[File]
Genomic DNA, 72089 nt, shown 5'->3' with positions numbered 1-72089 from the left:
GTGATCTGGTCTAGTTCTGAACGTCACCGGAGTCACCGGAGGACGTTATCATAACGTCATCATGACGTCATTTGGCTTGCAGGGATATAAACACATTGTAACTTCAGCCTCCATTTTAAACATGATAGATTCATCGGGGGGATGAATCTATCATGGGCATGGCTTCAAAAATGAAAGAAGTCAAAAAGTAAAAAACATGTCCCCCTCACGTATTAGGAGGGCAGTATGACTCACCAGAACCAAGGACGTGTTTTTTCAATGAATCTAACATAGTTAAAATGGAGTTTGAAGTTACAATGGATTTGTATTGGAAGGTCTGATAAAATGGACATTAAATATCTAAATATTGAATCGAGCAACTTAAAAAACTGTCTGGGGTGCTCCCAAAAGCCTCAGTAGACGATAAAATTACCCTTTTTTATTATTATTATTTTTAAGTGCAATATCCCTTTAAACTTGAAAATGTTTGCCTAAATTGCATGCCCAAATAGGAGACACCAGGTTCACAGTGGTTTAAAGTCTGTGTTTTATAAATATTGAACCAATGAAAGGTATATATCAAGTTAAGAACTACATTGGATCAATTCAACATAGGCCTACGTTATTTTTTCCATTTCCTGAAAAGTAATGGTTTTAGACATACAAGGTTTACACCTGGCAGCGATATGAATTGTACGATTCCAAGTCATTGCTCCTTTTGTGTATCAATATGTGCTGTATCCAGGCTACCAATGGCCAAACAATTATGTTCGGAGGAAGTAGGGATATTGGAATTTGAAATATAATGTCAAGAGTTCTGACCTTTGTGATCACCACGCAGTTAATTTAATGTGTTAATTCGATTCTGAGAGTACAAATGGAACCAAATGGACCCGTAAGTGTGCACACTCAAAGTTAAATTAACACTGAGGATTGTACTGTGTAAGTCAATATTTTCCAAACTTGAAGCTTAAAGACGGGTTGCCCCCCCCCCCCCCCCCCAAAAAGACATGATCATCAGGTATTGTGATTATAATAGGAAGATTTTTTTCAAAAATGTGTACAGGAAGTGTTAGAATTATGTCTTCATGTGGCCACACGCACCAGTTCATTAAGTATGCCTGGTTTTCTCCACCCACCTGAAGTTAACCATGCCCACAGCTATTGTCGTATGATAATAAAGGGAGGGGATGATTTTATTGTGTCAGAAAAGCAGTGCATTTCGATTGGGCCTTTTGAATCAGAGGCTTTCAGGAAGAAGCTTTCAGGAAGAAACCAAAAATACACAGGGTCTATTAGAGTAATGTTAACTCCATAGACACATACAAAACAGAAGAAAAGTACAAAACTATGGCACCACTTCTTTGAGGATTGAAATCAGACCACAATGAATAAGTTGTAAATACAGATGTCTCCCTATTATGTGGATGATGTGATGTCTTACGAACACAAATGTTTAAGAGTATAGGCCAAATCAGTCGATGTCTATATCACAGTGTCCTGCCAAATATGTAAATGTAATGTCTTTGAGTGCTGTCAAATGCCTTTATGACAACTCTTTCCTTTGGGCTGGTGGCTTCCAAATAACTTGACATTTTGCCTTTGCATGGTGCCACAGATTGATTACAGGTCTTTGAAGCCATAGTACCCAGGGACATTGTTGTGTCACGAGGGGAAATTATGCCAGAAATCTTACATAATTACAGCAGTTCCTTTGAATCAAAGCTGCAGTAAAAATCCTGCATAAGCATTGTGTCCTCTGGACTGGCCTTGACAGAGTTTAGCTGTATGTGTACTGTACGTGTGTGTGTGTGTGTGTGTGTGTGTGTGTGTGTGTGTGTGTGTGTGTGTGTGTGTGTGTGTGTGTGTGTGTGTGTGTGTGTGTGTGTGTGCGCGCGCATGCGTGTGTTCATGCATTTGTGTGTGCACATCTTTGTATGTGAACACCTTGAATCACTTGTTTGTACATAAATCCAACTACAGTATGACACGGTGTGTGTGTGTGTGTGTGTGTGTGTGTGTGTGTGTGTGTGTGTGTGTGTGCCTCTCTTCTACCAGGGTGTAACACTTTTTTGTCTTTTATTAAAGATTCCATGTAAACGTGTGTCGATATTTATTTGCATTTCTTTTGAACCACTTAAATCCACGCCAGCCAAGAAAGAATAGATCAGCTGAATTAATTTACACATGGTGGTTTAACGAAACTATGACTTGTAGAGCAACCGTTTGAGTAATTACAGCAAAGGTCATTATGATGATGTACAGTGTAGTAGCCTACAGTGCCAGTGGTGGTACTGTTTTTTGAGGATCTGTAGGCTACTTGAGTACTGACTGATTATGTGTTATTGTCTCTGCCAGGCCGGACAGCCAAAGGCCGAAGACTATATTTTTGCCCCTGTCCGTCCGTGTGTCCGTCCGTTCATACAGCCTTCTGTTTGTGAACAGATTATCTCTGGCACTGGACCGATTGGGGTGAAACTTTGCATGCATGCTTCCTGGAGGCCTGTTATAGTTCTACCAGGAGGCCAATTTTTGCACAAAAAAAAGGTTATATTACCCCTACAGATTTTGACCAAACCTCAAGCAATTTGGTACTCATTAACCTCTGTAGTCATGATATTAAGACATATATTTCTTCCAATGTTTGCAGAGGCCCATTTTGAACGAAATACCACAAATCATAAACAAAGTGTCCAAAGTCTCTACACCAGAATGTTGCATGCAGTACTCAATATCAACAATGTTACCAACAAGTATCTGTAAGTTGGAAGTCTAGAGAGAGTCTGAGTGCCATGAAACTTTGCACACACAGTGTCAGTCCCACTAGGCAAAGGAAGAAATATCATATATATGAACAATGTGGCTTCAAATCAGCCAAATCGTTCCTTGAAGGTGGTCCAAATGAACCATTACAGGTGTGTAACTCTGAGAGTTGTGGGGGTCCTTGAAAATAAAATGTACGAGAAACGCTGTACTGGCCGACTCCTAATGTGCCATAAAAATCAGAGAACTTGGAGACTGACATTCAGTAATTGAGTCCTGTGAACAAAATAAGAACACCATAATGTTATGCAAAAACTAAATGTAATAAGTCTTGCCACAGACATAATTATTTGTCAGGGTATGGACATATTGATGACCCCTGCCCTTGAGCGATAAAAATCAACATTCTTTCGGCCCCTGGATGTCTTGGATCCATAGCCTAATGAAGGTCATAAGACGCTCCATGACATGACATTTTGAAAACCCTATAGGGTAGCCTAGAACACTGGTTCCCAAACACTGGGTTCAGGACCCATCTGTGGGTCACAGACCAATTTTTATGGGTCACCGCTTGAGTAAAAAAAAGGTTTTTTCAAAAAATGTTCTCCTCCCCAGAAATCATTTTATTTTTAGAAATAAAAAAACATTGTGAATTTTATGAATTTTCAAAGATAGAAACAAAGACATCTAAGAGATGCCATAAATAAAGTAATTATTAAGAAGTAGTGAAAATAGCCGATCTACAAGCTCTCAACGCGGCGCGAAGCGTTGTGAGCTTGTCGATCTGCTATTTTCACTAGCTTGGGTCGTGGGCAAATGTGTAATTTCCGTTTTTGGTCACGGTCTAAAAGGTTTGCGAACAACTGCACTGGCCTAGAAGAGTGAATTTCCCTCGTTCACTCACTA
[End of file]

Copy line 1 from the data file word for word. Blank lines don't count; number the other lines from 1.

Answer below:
Genomic DNA, 72089 nt, shown 5'->3' with positions numbered 1-72089 from the left: